Of the four elected Presidents Nigeria has had till date, none has been impeached.
To impeach is to indict, accuse, incriminate,charge or arraign before a tribunal and eventually to remove from office. And of all the powers given to the National Assembly by the Constitution none is more powerful than impeaching the President.
The Constitution does not empower the National Assembly to elect the President but the same Constitution gives the power to the assembly to impeach or remove any President.
The closest the National Assembly has gone in this regard was on August 13, 2002 when the House of Representatives under the leadership of Gali Umar N’abba issued a two-week ultimatum to President OlusegunObasanjo to resign or face impeachment proceedings. The Clerk of the House at that time was my friend, Chief Yemi Ogunyomi,who was being assisted at that time by Mr.MuyiwaAdejokun,who is now Deputy Clerk of the National Assembly.
The House of Representatives at that time charged President Obasanjo for 17 major offences. He made a reply to those charges on September 7, 2003.
Although the President said at that time that ”I assure you that I am not angry with the complainants” but we knew better, as there was serious anxiety at the Presidential villa. Friends and aides of President Obasanjo including OtunbaOyewole Johnson Fasawe, Andy Uba,BodundeAdeyanju and others, including the first lady, the late Mrs. Stella Obasanjo,were running from pillar to post, trying to ward off the impeachment threat. Even the then Nigerian High Commissioner in London, Dr. Christopher Kolade had to rush down from London to help save President Obasanjo.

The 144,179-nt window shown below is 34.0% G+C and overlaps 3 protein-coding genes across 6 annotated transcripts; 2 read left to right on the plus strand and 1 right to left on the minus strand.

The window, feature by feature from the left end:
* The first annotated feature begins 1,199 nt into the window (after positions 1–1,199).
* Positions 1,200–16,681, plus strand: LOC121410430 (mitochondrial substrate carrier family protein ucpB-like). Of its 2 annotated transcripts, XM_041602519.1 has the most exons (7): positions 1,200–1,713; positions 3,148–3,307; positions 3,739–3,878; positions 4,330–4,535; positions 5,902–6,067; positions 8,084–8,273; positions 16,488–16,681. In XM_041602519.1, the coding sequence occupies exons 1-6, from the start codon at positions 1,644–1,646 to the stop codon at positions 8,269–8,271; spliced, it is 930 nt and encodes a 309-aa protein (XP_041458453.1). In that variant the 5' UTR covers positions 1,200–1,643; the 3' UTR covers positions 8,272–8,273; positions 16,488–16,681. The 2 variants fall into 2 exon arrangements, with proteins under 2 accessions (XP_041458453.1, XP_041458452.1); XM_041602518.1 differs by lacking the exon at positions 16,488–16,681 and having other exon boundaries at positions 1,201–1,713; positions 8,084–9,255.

The President’s spokesman at that time the late Tunde Oseni formed a think-tank of which I was one, to reply the charges. The suspicion floated either wrongly or rightly by then was that AbubakarAtiku,the Vice-President, was behind the impeachment threat. The suspicion led to the sack of many aides of Alhaji Atiku and led to a wall built between the President and Atiku.
Some still believe that the impeachment threat was the beginning of animosity between the two men.
Unfortunately that grave suspicion, is still lingering.
Among the charges were:
* That sometime between the months of April and July, 2002,the President purportedly amended the Capital Provisions of the 2002 Appropriation Act by reducing the Capital budget to 44% without forwarding the said amendments to the National Assembly for passage in violation of Section 80(4) of the 1999, Constitution which acts amounts to gross misconduct.
* On or about the month of July 2002, he issued a presidential order purporting same to constitute an amendment to the amendment to the Revenue Allocation Act which action amounts to a violation of Section 162(1) and (2) and Section 313 of 1999 Constitution which amounts to a gross misconduct.
* That in the year 2002, he refused to fully implement the recurrent budget as it affects the salaries of staff and overheads for Ministries contrary to the provisions of the Appropriation Act 2002,which amounts to gross misconduct.